An extensive landscape with a ruined castle and a village church | Jacob van Ruisdael | 1665
Evidently, during this week I feel a Little bit romantic, because, like yesterday, I chose a painting from the same style, although, strictly, this one would be pre-romantic. As in yesterday’s post I talked a lot about the movement per se, I don’t feel like it to do it again, so I’m just going to describe some facts about the painter and to do some personal comment.
Jacob Isaaczoon van Ruisdael, as his name says, was son of Isaac van Ruisdael, a Dutch painter not particularly famous. His uncle Salomon van Ruisdael, also was devoted to arts, except that he had a good position in Haarlem. As you can figure, painting, especially of landscapes, was a family business.
Little we know about the artist himself, but we do know the fact that, during his life, his work wasn’t acknowledged, which made him poorer and poorer. So poor that, being and old man, thanks to the contacts he maintained with the Mennonites, van Ruisdael had to ask for asylum in an almshouse, maintained by donations, where he died two years later.
Van Ruisdael’s work is about landscapes full of details and a well achieved lightning. Contrary to other Dutch landscape painters, van Ruisdael never needed to portrait a scene, but he would sum different elements into one big composition as a whole. He was interested especially in nature, distant cities, ruined buildings and, often, marine landscapes.
Personally, I had no clue who van Ruisdael was or what he had painted. I had never heard of him, but I couldn’t avoid saying “what a great painting!” when I first saw An extensive landscape with a ruined castle and a village church. In it, we see the countryside with 4 buildings, two in front and two in the back. At front right, we see the ruined castle, surrounded by a river (or a lake) and a lot of vegetation. More to the centre left, we see a couple of roads that end in the church. These two constructions give the name to the canvas. Also at centre, but more at the back, I see a typically Dutch windmill, but they are used to pump water and, near it, I can’t see any water it could pump. Finally, at the back to the right, we see the tip of another building that, although I assume is another church, I am not sure.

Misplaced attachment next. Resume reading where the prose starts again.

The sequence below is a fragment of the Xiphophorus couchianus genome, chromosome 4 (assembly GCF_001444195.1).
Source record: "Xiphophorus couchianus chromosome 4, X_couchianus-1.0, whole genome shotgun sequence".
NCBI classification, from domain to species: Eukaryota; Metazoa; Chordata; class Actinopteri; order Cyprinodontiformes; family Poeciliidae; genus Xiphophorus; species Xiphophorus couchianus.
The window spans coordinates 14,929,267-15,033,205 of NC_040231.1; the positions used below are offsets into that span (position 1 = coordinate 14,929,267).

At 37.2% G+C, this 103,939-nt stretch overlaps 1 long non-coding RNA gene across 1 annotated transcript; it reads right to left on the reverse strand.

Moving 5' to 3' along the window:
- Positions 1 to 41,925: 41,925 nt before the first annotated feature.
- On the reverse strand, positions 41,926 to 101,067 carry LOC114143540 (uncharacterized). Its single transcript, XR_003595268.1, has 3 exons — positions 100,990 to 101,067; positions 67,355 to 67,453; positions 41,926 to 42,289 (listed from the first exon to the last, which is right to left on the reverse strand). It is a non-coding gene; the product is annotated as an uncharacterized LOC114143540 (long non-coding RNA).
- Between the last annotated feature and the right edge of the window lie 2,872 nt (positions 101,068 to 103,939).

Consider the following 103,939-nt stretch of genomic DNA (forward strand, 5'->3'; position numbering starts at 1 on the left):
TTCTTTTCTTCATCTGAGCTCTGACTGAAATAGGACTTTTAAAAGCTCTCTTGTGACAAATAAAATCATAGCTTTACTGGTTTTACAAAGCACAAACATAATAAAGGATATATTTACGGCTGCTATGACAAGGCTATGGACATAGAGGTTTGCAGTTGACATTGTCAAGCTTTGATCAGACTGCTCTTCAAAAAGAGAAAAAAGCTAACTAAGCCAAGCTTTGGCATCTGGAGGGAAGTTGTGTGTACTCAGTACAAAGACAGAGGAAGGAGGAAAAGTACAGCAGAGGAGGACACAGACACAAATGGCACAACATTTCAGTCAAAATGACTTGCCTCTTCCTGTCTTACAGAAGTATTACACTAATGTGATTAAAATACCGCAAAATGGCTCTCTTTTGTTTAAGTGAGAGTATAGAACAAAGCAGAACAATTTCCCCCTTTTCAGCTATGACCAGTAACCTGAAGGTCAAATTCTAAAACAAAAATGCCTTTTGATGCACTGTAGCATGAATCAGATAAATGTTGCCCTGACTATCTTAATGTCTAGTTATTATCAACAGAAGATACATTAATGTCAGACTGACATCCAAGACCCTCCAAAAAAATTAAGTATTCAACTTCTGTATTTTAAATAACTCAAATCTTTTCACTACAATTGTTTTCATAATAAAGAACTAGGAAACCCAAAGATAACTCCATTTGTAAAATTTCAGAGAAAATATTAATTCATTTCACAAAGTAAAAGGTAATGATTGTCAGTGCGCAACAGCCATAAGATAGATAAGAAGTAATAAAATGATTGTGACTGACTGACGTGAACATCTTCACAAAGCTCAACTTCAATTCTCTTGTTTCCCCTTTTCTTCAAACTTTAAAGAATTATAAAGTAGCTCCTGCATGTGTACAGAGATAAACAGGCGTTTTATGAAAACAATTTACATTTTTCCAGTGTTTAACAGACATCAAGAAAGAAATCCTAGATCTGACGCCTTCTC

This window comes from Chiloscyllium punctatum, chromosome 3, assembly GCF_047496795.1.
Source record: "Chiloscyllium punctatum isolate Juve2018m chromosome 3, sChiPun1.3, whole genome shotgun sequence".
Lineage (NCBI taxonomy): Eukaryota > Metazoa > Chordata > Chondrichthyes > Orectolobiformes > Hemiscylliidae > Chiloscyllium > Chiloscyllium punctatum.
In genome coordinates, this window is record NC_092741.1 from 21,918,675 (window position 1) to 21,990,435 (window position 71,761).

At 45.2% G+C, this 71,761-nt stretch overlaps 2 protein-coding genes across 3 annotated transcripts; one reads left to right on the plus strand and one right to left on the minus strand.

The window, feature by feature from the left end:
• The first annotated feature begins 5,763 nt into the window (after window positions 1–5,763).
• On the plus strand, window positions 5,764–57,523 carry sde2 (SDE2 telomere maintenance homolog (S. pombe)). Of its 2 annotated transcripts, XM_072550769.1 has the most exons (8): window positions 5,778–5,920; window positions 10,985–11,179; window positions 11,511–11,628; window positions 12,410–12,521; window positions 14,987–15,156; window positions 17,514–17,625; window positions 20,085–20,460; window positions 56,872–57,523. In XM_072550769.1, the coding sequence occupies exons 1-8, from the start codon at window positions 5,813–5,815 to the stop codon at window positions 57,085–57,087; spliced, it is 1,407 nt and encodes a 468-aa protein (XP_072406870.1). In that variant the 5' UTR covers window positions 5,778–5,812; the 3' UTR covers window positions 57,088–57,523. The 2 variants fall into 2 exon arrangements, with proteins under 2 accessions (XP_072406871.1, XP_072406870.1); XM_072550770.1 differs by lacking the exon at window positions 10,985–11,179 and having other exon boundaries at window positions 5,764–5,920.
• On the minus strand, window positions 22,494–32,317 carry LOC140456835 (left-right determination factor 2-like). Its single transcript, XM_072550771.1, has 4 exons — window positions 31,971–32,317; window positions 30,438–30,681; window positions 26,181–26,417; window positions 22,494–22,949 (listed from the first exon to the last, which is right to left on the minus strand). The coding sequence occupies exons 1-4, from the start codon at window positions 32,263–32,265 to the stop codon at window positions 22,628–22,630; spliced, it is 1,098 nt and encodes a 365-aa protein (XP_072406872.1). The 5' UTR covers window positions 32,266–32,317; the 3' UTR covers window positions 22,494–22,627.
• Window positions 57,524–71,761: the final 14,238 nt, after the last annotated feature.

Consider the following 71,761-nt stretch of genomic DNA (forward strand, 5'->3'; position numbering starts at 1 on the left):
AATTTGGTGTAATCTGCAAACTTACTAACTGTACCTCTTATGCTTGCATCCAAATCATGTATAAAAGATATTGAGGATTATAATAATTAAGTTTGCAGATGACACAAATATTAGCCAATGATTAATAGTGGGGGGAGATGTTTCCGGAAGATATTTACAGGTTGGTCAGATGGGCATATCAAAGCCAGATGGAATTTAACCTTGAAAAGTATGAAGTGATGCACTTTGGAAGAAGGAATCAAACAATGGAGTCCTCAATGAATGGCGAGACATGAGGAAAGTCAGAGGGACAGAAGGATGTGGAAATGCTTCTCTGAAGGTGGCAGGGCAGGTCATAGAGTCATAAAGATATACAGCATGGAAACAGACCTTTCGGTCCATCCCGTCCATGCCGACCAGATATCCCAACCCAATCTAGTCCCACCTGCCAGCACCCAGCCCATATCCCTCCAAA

However, these elements are, from my point of view, accessory to how the work makes me feel. The ingenuity of the countryside is in a clear contrast with the dark and threatening cloud formation that covers it. A shy light from the sun covers the windmill and seems to forgive it the destruction that approaches to the region.
The painting feels dramatic, but incredibly subtle. It shows what one feels in that time of calm before the storm. You know what I mean: when the wind starts blowing and everything around starts to slightly vibrate as it were electric… when the static becomes dynamic and one smiles. Just because.
Storm. In an open space. Surrounded by nature. That would be a good home.